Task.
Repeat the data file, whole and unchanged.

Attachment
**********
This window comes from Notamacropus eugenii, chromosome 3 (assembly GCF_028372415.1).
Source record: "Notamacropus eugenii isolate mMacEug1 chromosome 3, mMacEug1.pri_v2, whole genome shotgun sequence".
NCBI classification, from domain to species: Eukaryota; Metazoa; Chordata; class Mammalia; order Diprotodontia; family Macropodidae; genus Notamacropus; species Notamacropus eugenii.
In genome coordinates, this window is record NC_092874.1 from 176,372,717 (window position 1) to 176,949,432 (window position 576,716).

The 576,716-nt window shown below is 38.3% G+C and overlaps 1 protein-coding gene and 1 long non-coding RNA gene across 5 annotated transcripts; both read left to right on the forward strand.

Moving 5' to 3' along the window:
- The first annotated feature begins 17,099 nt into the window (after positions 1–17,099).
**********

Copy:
This window comes from Notamacropus eugenii, chromosome 3 (assembly GCF_028372415.1).
Source record: "Notamacropus eugenii isolate mMacEug1 chromosome 3, mMacEug1.pri_v2, whole genome shotgun sequence".
NCBI classification, from domain to species: Eukaryota; Metazoa; Chordata; class Mammalia; order Diprotodontia; family Macropodidae; genus Notamacropus; species Notamacropus eugenii.
In genome coordinates, this window is record NC_092874.1 from 176,372,717 (window position 1) to 176,949,432 (window position 576,716).

The 576,716-nt window shown below is 38.3% G+C and overlaps 1 protein-coding gene and 1 long non-coding RNA gene across 5 annotated transcripts; both read left to right on the forward strand.

Moving 5' to 3' along the window:
- The first annotated feature begins 17,099 nt into the window (after positions 1–17,099).